Stem cells, regeneration and repair in MS

Stem cells are cells that can both reproduce themselves (self renew) and develop into many different cell types (differentiate). Researchers believe that stem cells may, one day, be used to treat MS, but research into stem cells is still at the very early stages. Stem cell therapy is any treatment that uses or targets stem cells. This is usually to help replace or repair damaged cells or tissues, but can also be used to prevent damage from happening in the first place. There are currently no approved stem cell therapies for MS.

One exciting area of stem cell research is to identify how to encourage the brain's own stem cells to regenerate new myelin.

Histologic and MRI studies both indicate that remyelination can occur in MS lesions.

There are a number of models of MS in animals in which the experimental demyelination induced by toxins or virus/immune mechanisms is subsequently almost completely repaired. In these models the remyelination is carried out not by the cells (oligodendrocytes) which initially made the myelin but by immature progenitor cells or stem cells. Such cells can be identified in various sites in the adult human CNS including in regions surrounding MS lesions.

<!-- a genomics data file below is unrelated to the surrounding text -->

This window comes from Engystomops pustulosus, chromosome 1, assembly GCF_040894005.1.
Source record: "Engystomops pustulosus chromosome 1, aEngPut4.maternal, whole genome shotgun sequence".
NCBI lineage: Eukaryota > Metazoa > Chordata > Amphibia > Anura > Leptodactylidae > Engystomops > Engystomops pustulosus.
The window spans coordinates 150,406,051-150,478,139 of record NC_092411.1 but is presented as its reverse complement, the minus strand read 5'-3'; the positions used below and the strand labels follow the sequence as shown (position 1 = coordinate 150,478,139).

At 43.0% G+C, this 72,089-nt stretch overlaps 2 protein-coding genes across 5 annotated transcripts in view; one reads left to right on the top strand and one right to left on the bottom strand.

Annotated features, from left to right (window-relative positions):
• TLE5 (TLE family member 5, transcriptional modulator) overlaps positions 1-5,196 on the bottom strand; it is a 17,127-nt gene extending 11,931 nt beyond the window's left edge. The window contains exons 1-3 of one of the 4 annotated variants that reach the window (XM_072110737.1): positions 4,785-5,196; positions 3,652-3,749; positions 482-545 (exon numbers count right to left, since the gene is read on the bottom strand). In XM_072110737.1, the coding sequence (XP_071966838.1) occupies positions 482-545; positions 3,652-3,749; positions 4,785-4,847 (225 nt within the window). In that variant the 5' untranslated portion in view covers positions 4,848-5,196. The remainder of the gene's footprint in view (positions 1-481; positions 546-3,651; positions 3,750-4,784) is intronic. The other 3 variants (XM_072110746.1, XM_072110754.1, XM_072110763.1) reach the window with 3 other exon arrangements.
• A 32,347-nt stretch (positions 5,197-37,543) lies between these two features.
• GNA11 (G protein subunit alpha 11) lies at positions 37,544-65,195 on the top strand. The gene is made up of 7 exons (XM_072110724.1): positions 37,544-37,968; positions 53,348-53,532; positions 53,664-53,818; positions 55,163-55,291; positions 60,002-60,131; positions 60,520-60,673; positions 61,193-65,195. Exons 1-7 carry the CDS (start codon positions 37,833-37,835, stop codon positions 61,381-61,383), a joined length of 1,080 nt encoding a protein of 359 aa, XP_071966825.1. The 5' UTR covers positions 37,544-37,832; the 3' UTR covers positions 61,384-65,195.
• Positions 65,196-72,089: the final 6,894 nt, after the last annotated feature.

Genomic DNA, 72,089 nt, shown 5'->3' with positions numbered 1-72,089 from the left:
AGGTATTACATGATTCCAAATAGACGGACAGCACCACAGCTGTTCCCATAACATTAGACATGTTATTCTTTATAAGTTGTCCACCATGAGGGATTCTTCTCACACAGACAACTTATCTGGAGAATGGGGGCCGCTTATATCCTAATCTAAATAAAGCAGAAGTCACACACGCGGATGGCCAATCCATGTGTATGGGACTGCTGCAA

Certain types of stem cells such as mesenchymal stem cells have also been shown in MS to exert an immunomodulatory effect by preventing immune damage to the nervous system. Find our more about the MESEMS trial in our film interview with Dr Antonio Uccelli, a leading MS stem cells researcher.

Read more about stem cells and recent research in MS in focus - stem cells and regeneration in MS


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